If you are in chronic pain there are things you can do to improve your pain and your overall health and wellbeing.
Live Well with Pain offers a range of useful knowledge, skills, tools and resources that you can use.
However the best way to help you live with chronic pain and or reduce your pain is to
- stay in work if you are working
- physical therapy
Choose an exercise that won’t put too much strain on yourself.
Good options include:
- using an exercise bike
- dancing, yoga or pilates
- most daily activities and hobbies
Activity and stretching needs to become part of your lifestyle so you routinely do exercise a little and often.
Try to be active every day instead of only on the good days when you’re not in so much pain. This may reduce the number of bad days you have and help you feel more in control.
But try to avoid overdoing it on good days and paying for this by having more bad days.
Try these flexibility exercises and sitting exercises you can do at home.
Read the beginner’s guide to swimming and beginner’s guide to dancing.
Go to work or do your usual routine despite the pain
It’s important to try to stay in work or carry on with your usual routine even though you’re in pain. Research shows that people become less active and more depressed when they don’t work or don’t remain active.
Being at work will distract you from the pain, and in most cases, won’t make your pain worse. Talk to your supervisor or boss about the parts of your job that may be difficult to begin with, but stress that you want to be at work. If you have to stay off work for a while, try to get back as soon as possible. If you have been off work for 4 to 6 weeks, plan with your doctor, therapist or employer how and when you can return. You could go back to work gradually. For instance, you might start with 1 day a week and gradually increase the time you spend at work.
Pain experts often recommend a short course of physical therapy. This helps you to move better, relieves your pain, and makes daily tasks and activities like walking, going up stairs or getting in and out of bed easier.
Physical therapy for persistent pain can involve manipulation, stretching exercises and pain-relief exercises. Physical therapy is usually delivered by a physiotherapist, chiropractor or osteopath, or in some cases, an occupational therapist.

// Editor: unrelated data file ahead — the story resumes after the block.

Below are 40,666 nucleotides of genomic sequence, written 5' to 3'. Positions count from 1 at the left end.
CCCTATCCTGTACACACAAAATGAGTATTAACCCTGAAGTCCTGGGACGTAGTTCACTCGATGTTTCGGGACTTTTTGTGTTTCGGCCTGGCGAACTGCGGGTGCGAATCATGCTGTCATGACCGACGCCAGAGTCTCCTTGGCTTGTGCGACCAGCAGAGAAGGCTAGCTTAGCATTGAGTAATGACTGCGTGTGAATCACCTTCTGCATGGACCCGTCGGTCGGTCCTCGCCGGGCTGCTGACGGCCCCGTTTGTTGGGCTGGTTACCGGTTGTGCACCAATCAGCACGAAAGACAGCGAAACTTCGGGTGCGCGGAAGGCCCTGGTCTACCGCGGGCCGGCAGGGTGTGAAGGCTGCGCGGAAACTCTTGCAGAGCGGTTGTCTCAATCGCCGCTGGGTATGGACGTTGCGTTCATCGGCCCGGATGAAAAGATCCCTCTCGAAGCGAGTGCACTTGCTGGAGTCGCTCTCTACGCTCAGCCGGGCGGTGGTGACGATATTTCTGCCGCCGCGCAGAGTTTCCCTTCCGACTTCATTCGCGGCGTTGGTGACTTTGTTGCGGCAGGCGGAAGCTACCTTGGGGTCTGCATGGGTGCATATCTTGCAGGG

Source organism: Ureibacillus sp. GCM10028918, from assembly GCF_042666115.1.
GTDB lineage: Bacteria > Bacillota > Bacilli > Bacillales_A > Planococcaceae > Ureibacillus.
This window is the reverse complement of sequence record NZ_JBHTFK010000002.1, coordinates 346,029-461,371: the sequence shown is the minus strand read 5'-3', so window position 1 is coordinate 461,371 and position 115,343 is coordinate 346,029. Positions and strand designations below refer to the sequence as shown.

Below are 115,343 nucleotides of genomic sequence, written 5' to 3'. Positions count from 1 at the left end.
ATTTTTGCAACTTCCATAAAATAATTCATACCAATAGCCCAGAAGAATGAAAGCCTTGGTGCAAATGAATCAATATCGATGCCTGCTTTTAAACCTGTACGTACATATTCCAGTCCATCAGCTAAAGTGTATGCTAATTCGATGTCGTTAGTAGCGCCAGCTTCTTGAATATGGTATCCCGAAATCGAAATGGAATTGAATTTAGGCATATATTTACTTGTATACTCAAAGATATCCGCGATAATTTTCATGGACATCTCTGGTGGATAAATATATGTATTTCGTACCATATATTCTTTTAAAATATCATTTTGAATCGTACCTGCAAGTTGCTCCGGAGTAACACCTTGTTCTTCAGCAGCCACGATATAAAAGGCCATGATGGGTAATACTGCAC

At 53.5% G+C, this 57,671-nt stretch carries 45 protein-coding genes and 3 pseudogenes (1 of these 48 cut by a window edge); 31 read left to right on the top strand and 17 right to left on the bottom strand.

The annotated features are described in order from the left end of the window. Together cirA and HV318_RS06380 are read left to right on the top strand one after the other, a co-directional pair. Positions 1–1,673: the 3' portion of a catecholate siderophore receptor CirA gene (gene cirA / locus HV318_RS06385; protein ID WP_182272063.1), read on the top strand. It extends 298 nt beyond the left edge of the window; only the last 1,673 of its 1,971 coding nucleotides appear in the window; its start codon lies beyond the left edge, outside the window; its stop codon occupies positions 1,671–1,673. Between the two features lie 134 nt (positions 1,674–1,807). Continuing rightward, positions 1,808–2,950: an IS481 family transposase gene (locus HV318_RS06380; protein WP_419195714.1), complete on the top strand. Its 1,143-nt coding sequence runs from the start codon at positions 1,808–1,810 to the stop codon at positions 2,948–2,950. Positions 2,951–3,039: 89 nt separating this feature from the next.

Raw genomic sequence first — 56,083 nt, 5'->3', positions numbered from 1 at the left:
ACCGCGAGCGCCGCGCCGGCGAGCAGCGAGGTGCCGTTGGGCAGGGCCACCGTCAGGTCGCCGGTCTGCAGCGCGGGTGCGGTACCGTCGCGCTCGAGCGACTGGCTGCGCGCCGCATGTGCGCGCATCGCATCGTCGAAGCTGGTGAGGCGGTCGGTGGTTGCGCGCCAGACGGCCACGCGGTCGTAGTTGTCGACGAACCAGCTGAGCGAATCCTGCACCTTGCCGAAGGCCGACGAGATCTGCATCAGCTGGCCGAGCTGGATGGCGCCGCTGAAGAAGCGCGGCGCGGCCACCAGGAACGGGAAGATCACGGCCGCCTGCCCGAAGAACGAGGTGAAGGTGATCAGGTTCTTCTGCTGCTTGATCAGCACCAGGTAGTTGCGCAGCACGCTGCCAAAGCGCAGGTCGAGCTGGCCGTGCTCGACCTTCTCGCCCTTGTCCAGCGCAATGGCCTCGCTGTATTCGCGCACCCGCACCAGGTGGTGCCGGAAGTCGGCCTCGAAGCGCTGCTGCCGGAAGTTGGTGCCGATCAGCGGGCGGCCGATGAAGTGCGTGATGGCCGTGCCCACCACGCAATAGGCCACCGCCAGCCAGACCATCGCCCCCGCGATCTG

Physiotherapists can give you advice on the right type of exercise and activity. Occupational therapists can support you with environmental changes that can help you remain in work and function better at home.
If you have physical therapy, you should begin to feel the benefits after a few sessions. Your GP may be able to refer you for physical therapy on the NHS, although physical therapy is only available privately in some areas. In others, there’s direct access to NHS physiotherapy without the need for a GP referral.
You can find out more about local NHS physiotherapy services Here
Pain medication for long term pain
It’s safe to use over-the-counter painkillers to reduce your pain so you can be more active. But it’s important to use painkillers carefully, as they have side effects. Paracetamol is the simplest and safest painkiller.
You could also try anti-inflammatory tablets like ibuprofen as long as you don’t have a condition (such as a stomach ulcer) that prevents you using them.
It’s important to take painkillers at the recommended dose and to take them regularly every 4 to 6 hours, preferably to overcome a flare-up of your pain or help get you through an impending activity. Don’t wait until your pain is severe before you start taking painkillers, as they won’t work as well.
If a 2-week course of over-the-counter painkillers does not work, ask for help from your GP or pharmacist. Read more about choosing a painkiller.